The paradox of "territorial identities" as a form of collective identity has been widely commented in the literature, insofar as it may be interpreted as presupposing a deterministic relationship between the environment of individuals and their personal identity. As noted by Jacques Lévy, the association of "ways of life" and "regions" in the traditional French regional geography of Paul Vidal de la Blache and his followers presupposes that the finality of human groups would be to adapt to their environment in view of forming an "organic whole" in which man and nature are united. Territorial identities have furthermore been used as a basis of exclusionary practices and of xenophobia. To avoid these pitfalls when using "territorial identity" as a scientific concept, one has to consider it as a construction or instrument to explore complex systems of collective and individual identity formation within a place. In other words, the purpose of scientific enquiry dealing with "territorial identity" is not to reveal it, but to critically consider the role of the local and regional in processes of identification and identity formation, as well as discourses associating an "identity" to a piece of land.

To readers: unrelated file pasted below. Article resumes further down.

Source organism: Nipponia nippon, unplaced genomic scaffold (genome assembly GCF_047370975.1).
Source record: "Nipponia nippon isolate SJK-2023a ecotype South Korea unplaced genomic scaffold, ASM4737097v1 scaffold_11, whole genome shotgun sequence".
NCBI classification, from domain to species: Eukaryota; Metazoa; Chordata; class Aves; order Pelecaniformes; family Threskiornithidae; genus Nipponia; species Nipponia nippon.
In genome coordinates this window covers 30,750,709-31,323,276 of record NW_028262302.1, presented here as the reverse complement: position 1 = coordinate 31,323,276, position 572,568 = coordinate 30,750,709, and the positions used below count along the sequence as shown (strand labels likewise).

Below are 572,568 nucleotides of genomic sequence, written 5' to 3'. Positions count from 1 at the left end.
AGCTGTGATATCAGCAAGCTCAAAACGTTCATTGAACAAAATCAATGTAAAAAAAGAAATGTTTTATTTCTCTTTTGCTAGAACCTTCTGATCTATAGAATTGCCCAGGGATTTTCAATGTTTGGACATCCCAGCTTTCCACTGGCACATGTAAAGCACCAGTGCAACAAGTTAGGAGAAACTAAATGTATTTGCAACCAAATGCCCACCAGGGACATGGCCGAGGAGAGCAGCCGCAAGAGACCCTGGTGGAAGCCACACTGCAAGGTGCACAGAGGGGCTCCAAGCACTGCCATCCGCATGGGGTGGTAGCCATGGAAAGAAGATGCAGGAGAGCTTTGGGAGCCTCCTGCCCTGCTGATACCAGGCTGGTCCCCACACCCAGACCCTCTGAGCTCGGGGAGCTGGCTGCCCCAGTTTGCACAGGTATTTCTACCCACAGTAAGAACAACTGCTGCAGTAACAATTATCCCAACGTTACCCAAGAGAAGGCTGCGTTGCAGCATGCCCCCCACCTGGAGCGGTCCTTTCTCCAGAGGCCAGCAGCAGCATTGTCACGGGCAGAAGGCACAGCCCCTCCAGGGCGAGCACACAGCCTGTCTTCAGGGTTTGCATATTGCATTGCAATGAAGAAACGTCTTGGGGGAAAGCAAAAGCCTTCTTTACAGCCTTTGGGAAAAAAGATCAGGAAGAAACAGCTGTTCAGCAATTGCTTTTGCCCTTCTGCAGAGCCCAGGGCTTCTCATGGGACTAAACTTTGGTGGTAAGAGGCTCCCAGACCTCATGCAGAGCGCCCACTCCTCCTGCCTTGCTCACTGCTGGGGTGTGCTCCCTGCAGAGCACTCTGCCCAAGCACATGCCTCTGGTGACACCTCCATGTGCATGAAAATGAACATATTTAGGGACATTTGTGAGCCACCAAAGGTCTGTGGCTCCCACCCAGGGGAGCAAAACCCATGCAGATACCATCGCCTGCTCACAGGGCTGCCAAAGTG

It is important to emphasize that territorial identities are not limited to the population of the corresponding territory. Migratory movements and the development of secondary housing have created systems of regional identity that are not necessarily linked to the permanent place of abode.